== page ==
Any thermometer you've likely got around the house is, if you're old-school, filled with mercury, which of course expands and contracts depending on the temperature. If you're old-school. Mercury also has the little sniggling problem of being toxic, which has led various countries to either recommend you use something else or outright restrict or ban their use. Galinistan- an alloy of tin, gallium and indium- is a popular alternative, as is going digital, relying on the heat sensitivity of platinum to give the reading.
Or you could use light, if you are a laboratory with grant money. A team at the University of Adelaide in Australia has created a light-based thermometer capable of accuracy to within 30 billionths of a degree, which downright obliterates the previous accuracy record of being within 100 billionths (also by a light-based thermometer), which, yes, there are thermometers that accurate too.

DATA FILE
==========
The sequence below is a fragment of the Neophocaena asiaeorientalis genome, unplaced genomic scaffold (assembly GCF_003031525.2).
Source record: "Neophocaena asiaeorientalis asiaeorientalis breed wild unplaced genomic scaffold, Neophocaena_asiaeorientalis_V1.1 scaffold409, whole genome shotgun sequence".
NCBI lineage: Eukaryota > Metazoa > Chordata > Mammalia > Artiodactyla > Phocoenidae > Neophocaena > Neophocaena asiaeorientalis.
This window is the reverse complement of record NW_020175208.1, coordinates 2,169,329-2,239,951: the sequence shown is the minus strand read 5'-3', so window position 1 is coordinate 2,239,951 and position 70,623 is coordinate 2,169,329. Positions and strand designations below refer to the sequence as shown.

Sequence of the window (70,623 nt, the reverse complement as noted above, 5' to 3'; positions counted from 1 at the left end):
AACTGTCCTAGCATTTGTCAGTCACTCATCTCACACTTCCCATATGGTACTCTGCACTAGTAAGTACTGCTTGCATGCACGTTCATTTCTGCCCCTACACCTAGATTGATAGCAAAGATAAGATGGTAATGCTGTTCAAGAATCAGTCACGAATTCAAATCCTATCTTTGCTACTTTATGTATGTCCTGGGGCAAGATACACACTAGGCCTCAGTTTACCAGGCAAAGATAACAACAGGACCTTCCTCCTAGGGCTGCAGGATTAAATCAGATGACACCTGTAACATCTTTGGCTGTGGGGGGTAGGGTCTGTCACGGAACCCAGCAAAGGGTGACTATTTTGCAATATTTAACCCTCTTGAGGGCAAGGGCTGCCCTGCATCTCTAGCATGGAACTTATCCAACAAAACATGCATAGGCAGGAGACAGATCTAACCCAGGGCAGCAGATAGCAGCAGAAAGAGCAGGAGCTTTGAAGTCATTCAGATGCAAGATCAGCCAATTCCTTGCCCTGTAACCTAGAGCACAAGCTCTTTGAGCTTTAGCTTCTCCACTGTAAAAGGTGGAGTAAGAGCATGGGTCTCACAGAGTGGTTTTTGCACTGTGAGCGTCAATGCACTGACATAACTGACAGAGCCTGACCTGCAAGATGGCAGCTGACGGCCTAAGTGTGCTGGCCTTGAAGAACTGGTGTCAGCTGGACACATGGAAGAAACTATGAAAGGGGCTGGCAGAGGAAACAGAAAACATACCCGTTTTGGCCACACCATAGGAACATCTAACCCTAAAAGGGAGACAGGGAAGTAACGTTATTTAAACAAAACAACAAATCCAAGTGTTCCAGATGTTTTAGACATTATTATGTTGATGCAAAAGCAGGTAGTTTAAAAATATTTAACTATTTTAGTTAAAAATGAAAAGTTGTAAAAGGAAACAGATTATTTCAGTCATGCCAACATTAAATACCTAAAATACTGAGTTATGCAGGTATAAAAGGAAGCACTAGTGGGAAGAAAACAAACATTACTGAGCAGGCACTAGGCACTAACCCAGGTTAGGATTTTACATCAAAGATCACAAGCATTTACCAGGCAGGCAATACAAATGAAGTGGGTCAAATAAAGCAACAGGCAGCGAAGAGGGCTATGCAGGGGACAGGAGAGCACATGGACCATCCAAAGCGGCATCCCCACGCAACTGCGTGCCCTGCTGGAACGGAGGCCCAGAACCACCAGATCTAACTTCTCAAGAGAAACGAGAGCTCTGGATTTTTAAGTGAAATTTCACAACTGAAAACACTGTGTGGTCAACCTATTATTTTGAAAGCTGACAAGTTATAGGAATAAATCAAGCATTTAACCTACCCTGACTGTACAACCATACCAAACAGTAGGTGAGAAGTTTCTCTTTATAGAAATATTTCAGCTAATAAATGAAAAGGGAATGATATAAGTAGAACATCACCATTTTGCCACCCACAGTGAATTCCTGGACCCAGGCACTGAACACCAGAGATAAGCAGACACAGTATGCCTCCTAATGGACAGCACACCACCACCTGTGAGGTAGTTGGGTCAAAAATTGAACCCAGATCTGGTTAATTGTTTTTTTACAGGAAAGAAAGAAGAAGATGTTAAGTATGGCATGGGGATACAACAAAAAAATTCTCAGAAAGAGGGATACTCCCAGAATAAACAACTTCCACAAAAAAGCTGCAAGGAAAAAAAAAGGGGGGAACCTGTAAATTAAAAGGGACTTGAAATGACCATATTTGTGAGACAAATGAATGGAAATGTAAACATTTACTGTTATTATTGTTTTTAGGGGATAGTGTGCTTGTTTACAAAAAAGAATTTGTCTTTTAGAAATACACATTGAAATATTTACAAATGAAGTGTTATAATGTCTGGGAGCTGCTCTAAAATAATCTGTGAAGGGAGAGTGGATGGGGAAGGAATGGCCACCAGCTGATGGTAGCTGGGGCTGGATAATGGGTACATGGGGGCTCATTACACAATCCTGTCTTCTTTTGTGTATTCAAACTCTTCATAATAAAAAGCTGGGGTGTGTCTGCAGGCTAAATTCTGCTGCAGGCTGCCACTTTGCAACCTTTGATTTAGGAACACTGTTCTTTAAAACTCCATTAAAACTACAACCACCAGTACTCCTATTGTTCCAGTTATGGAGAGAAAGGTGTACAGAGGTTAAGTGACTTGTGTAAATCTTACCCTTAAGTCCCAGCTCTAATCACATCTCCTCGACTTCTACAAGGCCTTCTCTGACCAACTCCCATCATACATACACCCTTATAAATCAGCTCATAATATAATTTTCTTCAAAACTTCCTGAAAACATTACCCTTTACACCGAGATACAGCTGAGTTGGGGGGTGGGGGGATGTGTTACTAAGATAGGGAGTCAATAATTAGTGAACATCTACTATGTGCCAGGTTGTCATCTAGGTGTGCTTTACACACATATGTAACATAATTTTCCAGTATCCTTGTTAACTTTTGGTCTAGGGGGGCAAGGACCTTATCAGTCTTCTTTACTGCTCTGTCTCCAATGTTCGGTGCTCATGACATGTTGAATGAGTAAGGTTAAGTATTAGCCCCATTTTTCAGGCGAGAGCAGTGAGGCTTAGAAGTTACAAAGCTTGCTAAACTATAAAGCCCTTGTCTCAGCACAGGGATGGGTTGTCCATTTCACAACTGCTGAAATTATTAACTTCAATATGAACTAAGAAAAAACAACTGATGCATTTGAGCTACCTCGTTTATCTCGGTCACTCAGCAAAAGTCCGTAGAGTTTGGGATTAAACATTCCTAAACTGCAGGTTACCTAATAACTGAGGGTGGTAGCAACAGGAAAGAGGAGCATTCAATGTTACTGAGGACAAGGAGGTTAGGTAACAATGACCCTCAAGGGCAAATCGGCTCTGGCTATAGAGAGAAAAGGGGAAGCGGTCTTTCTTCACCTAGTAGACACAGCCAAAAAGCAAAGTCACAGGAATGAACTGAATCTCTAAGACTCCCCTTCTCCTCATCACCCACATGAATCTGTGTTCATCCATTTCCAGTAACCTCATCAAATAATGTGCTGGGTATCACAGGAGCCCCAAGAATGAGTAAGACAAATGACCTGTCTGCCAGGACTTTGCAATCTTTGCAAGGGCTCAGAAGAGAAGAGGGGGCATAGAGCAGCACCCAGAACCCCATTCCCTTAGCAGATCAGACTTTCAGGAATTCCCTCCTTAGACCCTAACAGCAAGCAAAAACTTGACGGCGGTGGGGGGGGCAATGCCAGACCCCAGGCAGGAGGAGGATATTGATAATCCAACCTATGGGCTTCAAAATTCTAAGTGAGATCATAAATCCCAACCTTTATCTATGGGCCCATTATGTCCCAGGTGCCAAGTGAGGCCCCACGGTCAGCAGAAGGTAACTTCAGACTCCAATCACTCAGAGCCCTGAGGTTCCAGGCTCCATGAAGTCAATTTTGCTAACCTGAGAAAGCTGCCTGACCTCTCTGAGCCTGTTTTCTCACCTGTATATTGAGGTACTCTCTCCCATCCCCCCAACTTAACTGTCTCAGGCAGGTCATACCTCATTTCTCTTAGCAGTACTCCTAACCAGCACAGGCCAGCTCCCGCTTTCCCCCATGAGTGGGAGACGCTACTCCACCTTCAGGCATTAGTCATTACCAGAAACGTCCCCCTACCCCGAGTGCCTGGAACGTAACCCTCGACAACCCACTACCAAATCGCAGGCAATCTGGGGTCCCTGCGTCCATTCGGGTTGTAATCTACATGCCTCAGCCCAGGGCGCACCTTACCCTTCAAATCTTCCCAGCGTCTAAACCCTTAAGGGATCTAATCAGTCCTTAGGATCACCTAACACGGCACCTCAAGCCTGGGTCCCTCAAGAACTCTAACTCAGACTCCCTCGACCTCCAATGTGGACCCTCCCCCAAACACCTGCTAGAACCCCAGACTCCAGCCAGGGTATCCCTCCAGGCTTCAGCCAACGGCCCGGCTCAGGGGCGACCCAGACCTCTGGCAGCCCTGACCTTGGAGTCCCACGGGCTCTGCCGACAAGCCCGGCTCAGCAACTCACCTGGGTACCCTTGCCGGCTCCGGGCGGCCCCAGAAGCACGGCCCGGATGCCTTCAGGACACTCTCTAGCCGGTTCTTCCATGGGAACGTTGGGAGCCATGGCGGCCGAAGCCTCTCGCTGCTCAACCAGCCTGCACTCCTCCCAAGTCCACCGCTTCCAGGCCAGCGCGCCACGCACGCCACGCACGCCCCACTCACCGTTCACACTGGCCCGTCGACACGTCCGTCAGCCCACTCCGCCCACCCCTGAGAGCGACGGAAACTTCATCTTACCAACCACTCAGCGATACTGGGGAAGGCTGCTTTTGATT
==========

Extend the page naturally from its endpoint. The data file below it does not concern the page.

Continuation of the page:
The way this works is, there's a crystal shaped like a disk, and red and green light is sent spinning around that disk. Light, as far as we know anyway, can't go faster than the speed of light- 186,282 miles per second. However, it can go slower. Much slower. Light only goes the speed of light in a vacuum, and Earth is decidedly not a vacuum. In 1999, a team at Harvard managed to slow light down to 38 mph when shining it through sodium cooled almost to absolute zero. In 2001, they got it to a standstill by shining it through rubidium gas. That's the principle being used here: the crystal will be the conductor of heat, and however fast the red and green light is spinning around it, and the difference between the two, more to the point (light changes speed depending on its color; this is long-story-short how a prism works), tells the temperature.
Don't count on buying one of these soon, of course; they're only talking medical and business applications right now.
The source study can be found here.